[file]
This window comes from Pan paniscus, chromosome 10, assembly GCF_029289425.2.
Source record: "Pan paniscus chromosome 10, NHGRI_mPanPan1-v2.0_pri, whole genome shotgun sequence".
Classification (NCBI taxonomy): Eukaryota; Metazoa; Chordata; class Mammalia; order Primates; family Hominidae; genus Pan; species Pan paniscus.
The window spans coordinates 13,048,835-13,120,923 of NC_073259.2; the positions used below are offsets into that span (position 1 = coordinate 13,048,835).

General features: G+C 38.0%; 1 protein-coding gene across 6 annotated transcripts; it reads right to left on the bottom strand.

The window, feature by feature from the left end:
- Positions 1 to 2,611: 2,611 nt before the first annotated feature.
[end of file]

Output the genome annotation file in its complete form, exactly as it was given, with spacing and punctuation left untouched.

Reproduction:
This window comes from Pan paniscus, chromosome 10, assembly GCF_029289425.2.
Source record: "Pan paniscus chromosome 10, NHGRI_mPanPan1-v2.0_pri, whole genome shotgun sequence".
Classification (NCBI taxonomy): Eukaryota; Metazoa; Chordata; class Mammalia; order Primates; family Hominidae; genus Pan; species Pan paniscus.
The window spans coordinates 13,048,835-13,120,923 of NC_073259.2; the positions used below are offsets into that span (position 1 = coordinate 13,048,835).

General features: G+C 38.0%; 1 protein-coding gene across 6 annotated transcripts; it reads right to left on the bottom strand.

The window, feature by feature from the left end:
- Positions 1 to 2,611: 2,611 nt before the first annotated feature.